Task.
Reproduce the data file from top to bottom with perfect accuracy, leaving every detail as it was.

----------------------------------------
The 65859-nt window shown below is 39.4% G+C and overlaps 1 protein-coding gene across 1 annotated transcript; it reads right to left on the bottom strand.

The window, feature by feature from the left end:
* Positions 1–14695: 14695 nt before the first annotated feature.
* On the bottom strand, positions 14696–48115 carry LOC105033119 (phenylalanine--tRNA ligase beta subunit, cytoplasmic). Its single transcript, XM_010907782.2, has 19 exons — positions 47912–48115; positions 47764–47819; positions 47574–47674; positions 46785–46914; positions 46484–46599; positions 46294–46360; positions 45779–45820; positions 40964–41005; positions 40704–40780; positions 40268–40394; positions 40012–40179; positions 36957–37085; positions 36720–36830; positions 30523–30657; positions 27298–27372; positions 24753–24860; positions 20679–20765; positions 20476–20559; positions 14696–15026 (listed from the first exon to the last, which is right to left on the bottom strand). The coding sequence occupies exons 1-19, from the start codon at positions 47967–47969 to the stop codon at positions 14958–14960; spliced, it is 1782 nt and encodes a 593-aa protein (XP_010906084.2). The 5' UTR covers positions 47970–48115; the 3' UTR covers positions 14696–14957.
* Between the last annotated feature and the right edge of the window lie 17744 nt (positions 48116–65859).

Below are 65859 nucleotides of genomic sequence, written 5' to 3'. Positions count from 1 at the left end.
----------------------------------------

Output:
The 65859-nt window shown below is 39.4% G+C and overlaps 1 protein-coding gene across 1 annotated transcript; it reads right to left on the bottom strand.

The window, feature by feature from the left end:
* Positions 1–14695: 14695 nt before the first annotated feature.
* On the bottom strand, positions 14696–48115 carry LOC105033119 (phenylalanine--tRNA ligase beta subunit, cytoplasmic). Its single transcript, XM_010907782.2, has 19 exons — positions 47912–48115; positions 47764–47819; positions 47574–47674; positions 46785–46914; positions 46484–46599; positions 46294–46360; positions 45779–45820; positions 40964–41005; positions 40704–40780; positions 40268–40394; positions 40012–40179; positions 36957–37085; positions 36720–36830; positions 30523–30657; positions 27298–27372; positions 24753–24860; positions 20679–20765; positions 20476–20559; positions 14696–15026 (listed from the first exon to the last, which is right to left on the bottom strand). The coding sequence occupies exons 1-19, from the start codon at positions 47967–47969 to the stop codon at positions 14958–14960; spliced, it is 1782 nt and encodes a 593-aa protein (XP_010906084.2). The 5' UTR covers positions 47970–48115; the 3' UTR covers positions 14696–14957.
* Between the last annotated feature and the right edge of the window lie 17744 nt (positions 48116–65859).

Below are 65859 nucleotides of genomic sequence, written 5' to 3'. Positions count from 1 at the left end.